How can I equip people for the different ages and stages of life?
People at different ages and stages of life, people in different kinds of work and family contexts will have their own set of unique challenges and opportunities. When it comes to discipling them, a ‘one size fits all’ approach won’t do. Everyone’s life is different, and each individual life passes through different seasons. Where do we even start?
Joe Warton learnt a bit about this during his time as Discipleship Pastor at Godmanchester Baptist Church (GBC).
This might make you jealous. Thinking about it, it makes me jealous. Between March 2016 and March 2018, I got to work part-time in my home church, and was not responsible for a single rota! The church received a grant to employ me on a part-time basis to focus on developing whole-life disciplemaking… and I liked it.
My work as an LICC researcher before and during the role meant I was interviewing swathes of church leaders making progress in this area, plus I was learning a thing or two from my LICC colleagues. The number of ideas I brought to GBC made it look like I was really creative, but essentially, I was just a thief. Shhhh.
Here are some of the lessons learnt, things done, and examples of fruitfulness unearthed during that time.
Big lesson number one: we are whole-life disciples for the whole of our lives. From the babygrow to the bungalow, each age and stage of the disciple brings with it a unique combination of challenges, opportunities for growth, and opportunities for mission. A Year 8 student, a new parent, a 52-year-old accountant, and an 84-year-old retiree all have the same goal: to become like Christ and serve him in the world. Yet their bodies, relationships, experiences, hearts, finances, and so forth are never static.
Big lesson number two: appropriate teaching, support, and prayer for each age and stage are built on asking the right questions, then listening to what people say. Everything I did involved a lot of learning from the experiences of the very people I was wanting to help grow. Each person is an expert in their own life. Once we had a greater appreciation of the congregants’ lived reality, we could tailor sermon series, training, events, and so forth around what we discovered. If your talk on the rest Jesus brings starts with ‘50% of you sitting here today said you’ve been struggling with tiredness and fatigue over the past year’, you’ve got their attention.
One great way to listen is through conducting a survey. Alongside Beca Hamilton, who was interning at the time, we designed an online survey and invited everyone in the church to complete it. It contained questions about their own growth, their engagement within church community, and their day-to-day lives beyond church activities. Once completed, we were able to break down the results according to age categories.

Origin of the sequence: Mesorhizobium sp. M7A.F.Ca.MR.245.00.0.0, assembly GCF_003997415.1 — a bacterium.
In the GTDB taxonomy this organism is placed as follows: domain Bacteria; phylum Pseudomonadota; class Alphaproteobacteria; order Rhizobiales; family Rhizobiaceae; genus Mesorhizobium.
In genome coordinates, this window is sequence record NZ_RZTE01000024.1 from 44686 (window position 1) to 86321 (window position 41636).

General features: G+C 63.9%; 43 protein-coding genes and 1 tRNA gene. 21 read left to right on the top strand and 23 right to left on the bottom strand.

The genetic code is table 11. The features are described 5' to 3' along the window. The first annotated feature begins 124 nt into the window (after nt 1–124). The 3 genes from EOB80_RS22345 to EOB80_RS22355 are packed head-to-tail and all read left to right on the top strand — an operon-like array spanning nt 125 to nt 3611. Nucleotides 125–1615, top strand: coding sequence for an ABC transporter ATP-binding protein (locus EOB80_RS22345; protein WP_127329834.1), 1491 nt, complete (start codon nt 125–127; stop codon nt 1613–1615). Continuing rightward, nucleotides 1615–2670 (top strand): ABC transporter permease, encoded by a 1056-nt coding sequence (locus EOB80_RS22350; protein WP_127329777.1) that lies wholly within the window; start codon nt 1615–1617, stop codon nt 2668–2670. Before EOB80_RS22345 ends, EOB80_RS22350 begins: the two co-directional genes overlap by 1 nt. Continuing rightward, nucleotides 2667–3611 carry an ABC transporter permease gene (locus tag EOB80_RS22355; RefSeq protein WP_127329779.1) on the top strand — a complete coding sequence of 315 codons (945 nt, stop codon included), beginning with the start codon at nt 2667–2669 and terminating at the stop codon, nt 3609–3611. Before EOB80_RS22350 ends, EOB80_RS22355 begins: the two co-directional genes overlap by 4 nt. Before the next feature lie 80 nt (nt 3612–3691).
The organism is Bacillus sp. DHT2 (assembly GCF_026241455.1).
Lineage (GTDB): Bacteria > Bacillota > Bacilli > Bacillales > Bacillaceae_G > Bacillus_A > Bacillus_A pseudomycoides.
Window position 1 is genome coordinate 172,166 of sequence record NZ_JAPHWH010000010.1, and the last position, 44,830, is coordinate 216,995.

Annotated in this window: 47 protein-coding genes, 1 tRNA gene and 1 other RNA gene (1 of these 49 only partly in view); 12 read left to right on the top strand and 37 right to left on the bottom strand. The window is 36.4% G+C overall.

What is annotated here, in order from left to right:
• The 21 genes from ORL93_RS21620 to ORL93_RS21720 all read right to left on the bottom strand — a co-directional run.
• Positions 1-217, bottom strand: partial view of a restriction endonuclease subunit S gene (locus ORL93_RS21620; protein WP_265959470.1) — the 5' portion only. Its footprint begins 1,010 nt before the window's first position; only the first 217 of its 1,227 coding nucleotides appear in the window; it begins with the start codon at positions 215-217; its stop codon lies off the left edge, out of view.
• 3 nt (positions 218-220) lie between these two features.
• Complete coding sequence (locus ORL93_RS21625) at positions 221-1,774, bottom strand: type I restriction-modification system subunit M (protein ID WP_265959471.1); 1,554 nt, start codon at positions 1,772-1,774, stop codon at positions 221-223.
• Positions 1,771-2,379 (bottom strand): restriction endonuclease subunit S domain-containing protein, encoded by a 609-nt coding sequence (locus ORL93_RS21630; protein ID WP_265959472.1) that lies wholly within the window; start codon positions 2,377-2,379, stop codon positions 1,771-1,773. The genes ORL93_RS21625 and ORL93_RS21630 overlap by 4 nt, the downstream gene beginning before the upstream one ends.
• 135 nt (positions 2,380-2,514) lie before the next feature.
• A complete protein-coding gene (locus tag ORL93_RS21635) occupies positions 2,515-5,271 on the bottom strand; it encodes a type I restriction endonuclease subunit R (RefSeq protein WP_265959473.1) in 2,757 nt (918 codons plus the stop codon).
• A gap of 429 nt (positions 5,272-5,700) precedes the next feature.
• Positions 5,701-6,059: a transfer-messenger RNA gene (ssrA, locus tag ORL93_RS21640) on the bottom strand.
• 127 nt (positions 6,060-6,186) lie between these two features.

Much of what we discovered wasn’t revelatory, like how older people are more likely to set aside specific time to pray and read the Bible than the young. But there were lots of surprises. Only 13% of over-60s reported struggling with loneliness in the last 12 months, compared to a whopping 50% of those in their 20s. Retirement doesn’t reduce stress as much as I thought it would or should. While the over-60s reported less stress than the church average, over a third of them were finding it an issue. And despite the difference between the lives of secondary school students and those who qualify for insurance with Saga, both groups said the main objection their non-Christian peers have to Christianity is the fact that God allows evil and suffering.
Another listening exercise, dubbed ‘Beyond the Walls’, involved me visiting people at their homes or frontlines; having a conversation about what they do, how they see God at work, what they love about life, what’s hard and so on; then filming them talk about their life/frontline in response to some questions. We then shared these on the church website and Facebook page. Now people know what it was like for Reuben as an architectural intern before he headed to uni, how Paul & Julia are growing together as disciples in their marriage, and how David, a retired Baptist minister, seeks to bless his fellow tennis enthusiasts at the local tennis club.
Once a quarter, we held a ‘Sectors Service’. In these, we focused on a sector of industry (e.g. finance, charities, healthcare) or a stage of life (e.g. retirement, parenting/grandparenting, long-term illness), kicking off with a brief talk offering a biblical perspective on this sector or life stage. We then had a two or three-person panel from within those sectors answer pre-prepared questions. Questions covered things like what they did, what they enjoy, why they see it as significant to God, how their faith makes a difference, how God grows them there, and what it means for them to partner with God in his mission.